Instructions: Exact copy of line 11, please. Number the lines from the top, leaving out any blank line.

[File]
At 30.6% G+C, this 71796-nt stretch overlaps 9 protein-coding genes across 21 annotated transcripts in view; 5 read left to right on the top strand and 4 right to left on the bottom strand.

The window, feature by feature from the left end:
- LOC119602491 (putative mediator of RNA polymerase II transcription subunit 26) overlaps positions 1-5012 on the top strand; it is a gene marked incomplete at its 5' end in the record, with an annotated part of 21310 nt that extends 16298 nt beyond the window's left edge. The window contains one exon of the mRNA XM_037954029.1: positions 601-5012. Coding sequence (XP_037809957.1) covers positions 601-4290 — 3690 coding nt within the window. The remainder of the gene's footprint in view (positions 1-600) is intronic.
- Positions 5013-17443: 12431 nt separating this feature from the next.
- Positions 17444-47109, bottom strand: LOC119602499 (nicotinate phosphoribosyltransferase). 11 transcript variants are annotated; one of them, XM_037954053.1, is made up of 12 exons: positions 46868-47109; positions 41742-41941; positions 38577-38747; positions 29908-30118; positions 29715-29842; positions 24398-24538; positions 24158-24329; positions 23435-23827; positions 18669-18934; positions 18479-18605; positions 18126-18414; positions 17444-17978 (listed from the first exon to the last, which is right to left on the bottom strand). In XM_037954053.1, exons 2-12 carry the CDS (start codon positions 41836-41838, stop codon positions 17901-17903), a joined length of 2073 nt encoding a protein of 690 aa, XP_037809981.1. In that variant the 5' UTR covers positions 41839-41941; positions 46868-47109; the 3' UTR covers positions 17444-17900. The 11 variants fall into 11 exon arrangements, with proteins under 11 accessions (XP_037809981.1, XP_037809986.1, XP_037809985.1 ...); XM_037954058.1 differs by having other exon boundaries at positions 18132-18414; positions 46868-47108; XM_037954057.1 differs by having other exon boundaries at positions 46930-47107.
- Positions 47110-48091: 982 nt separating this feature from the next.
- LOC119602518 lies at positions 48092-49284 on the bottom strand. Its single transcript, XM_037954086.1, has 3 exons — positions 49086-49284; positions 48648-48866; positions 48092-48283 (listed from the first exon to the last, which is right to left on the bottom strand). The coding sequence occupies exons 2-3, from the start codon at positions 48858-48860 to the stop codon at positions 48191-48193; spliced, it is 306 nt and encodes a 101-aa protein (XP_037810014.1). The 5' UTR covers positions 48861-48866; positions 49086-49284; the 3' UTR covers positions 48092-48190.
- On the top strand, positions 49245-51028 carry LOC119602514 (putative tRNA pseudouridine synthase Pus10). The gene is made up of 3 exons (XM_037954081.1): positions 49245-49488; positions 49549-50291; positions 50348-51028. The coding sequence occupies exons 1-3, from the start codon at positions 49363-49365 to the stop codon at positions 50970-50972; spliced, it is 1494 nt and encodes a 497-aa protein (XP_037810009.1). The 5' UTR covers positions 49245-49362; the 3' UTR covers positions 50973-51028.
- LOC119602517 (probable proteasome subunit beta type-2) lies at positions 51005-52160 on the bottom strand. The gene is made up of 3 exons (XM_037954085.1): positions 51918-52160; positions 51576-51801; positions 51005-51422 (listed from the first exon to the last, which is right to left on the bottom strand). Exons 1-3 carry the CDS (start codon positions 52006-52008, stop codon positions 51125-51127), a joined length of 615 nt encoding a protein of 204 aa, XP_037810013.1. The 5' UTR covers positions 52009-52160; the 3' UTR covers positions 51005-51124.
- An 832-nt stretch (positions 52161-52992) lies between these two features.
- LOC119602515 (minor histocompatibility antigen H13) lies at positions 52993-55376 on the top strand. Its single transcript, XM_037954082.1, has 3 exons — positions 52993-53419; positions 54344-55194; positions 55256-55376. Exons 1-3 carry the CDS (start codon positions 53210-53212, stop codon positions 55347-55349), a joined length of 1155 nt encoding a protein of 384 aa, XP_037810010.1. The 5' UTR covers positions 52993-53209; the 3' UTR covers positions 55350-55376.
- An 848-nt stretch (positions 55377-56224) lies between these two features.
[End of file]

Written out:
- LOC119602515 (minor histocompatibility antigen H13) lies at positions 52993-55376 on the top strand. Its single transcript, XM_037954082.1, has 3 exons — positions 52993-53419; positions 54344-55194; positions 55256-55376. Exons 1-3 carry the CDS (start codon positions 53210-53212, stop codon positions 55347-55349), a joined length of 1155 nt encoding a protein of 384 aa, XP_037810010.1. The 5' UTR covers positions 52993-53209; the 3' UTR covers positions 55350-55376.